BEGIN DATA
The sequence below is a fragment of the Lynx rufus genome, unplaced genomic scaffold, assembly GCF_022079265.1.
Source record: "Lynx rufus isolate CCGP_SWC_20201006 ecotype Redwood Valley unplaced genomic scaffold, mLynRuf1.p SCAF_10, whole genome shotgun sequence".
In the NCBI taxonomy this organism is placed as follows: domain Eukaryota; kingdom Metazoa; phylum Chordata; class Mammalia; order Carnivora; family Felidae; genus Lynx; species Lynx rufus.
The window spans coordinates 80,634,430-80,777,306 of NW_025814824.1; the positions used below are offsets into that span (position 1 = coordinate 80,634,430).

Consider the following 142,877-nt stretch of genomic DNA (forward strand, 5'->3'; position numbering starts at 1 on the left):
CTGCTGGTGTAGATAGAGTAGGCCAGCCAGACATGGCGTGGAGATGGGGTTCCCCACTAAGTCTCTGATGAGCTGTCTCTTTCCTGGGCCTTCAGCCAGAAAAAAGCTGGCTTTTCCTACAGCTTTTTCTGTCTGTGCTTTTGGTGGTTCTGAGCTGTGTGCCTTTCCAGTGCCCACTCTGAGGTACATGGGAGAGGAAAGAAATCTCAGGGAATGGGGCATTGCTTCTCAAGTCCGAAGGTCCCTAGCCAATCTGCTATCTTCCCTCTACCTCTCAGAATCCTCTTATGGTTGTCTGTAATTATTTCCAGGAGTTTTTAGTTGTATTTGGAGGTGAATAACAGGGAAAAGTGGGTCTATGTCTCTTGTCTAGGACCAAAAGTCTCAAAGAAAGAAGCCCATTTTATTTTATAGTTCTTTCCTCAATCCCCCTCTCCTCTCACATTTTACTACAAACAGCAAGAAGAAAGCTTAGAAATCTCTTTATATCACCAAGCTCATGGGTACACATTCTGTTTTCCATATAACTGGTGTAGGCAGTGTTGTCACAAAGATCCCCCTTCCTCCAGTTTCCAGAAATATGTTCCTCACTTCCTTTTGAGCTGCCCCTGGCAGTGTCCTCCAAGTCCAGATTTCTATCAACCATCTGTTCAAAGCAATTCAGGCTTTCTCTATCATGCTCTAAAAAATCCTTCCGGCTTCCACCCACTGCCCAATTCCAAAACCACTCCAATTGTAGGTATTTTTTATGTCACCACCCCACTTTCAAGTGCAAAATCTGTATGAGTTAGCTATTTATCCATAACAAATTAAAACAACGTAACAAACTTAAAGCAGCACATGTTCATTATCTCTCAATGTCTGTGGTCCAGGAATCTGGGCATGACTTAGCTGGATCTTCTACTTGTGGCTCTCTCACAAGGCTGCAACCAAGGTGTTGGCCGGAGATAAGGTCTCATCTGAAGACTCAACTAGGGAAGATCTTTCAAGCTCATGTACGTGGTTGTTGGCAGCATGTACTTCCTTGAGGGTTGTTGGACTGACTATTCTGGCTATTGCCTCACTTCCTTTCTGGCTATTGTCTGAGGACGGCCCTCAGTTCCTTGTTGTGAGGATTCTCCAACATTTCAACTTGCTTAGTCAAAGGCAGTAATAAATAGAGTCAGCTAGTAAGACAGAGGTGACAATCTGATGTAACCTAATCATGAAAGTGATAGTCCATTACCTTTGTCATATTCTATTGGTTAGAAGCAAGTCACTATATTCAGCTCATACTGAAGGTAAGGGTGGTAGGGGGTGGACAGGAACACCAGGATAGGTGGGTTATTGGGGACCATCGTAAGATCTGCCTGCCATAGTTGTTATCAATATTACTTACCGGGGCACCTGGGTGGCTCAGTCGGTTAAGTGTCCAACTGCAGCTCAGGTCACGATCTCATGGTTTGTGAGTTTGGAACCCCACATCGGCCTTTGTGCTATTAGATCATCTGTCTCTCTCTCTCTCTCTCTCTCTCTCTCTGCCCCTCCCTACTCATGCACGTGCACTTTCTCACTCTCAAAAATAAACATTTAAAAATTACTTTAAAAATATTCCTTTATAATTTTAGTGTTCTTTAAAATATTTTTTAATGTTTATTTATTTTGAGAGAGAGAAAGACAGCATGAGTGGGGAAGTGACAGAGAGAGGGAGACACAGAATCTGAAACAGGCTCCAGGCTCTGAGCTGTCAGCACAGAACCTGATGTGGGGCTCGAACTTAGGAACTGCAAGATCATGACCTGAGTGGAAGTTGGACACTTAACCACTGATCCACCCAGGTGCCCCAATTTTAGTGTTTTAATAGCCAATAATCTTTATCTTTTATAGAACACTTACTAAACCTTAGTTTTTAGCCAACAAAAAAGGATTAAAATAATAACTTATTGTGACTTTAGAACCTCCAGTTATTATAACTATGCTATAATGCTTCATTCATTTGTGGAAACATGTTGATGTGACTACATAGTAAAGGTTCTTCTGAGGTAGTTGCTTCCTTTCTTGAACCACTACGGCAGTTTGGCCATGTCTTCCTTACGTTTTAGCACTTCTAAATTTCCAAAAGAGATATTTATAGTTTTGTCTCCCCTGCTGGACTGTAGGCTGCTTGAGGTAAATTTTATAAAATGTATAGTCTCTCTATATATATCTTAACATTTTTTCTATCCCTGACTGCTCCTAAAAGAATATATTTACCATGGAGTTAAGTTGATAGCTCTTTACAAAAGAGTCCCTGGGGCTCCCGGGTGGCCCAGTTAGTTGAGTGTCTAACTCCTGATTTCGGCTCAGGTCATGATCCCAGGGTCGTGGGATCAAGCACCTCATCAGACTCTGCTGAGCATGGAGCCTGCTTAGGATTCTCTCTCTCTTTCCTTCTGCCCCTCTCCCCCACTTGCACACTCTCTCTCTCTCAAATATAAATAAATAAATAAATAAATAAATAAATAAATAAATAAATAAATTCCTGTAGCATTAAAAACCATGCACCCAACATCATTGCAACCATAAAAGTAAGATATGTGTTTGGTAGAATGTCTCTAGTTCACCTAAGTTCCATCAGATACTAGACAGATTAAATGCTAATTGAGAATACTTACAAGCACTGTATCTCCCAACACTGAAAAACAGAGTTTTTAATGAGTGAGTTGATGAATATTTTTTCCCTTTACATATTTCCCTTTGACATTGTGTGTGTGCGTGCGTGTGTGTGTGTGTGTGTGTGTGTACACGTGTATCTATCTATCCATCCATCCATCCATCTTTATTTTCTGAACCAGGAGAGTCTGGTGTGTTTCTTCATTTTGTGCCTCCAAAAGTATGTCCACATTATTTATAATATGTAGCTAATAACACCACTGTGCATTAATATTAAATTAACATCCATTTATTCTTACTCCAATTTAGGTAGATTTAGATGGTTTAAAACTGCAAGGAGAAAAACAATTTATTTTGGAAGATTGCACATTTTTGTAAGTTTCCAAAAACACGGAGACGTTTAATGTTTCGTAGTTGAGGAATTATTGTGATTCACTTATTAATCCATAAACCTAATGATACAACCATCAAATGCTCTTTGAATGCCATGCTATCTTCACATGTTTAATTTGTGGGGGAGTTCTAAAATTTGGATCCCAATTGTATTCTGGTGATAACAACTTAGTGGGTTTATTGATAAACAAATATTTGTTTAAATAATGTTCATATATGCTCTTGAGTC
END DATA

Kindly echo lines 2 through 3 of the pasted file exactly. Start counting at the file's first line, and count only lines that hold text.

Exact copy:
Source record: "Lynx rufus isolate CCGP_SWC_20201006 ecotype Redwood Valley unplaced genomic scaffold, mLynRuf1.p SCAF_10, whole genome shotgun sequence".
In the NCBI taxonomy this organism is placed as follows: domain Eukaryota; kingdom Metazoa; phylum Chordata; class Mammalia; order Carnivora; family Felidae; genus Lynx; species Lynx rufus.